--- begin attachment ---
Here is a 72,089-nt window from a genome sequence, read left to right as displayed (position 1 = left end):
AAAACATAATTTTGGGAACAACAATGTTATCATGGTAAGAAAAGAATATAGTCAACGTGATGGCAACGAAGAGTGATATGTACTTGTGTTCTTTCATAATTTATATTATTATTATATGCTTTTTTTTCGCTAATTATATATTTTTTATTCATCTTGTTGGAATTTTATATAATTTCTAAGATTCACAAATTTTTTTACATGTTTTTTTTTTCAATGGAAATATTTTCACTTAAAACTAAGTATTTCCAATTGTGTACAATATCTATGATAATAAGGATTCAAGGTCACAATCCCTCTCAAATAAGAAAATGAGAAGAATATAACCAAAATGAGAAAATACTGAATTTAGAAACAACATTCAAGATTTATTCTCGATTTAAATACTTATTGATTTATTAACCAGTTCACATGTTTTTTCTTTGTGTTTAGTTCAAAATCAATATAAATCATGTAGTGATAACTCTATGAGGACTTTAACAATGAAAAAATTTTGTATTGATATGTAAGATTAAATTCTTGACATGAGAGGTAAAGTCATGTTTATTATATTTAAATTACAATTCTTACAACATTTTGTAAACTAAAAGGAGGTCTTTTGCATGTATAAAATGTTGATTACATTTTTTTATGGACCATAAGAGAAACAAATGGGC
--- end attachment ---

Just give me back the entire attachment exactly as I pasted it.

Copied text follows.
Here is a 72,089-nt window from a genome sequence, read left to right as displayed (position 1 = left end):
AAAACATAATTTTGGGAACAACAATGTTATCATGGTAAGAAAAGAATATAGTCAACGTGATGGCAACGAAGAGTGATATGTACTTGTGTTCTTTCATAATTTATATTATTATTATATGCTTTTTTTTCGCTAATTATATATTTTTTATTCATCTTGTTGGAATTTTATATAATTTCTAAGATTCACAAATTTTTTTACATGTTTTTTTTTTCAATGGAAATATTTTCACTTAAAACTAAGTATTTCCAATTGTGTACAATATCTATGATAATAAGGATTCAAGGTCACAATCCCTCTCAAATAAGAAAATGAGAAGAATATAACCAAAATGAGAAAATACTGAATTTAGAAACAACATTCAAGATTTATTCTCGATTTAAATACTTATTGATTTATTAACCAGTTCACATGTTTTTTCTTTGTGTTTAGTTCAAAATCAATATAAATCATGTAGTGATAACTCTATGAGGACTTTAACAATGAAAAAATTTTGTATTGATATGTAAGATTAAATTCTTGACATGAGAGGTAAAGTCATGTTTATTATATTTAAATTACAATTCTTACAACATTTTGTAAACTAAAAGGAGGTCTTTTGCATGTATAAAATGTTGATTACATTTTTTTATGGACCATAAGAGAAACAAATGGGC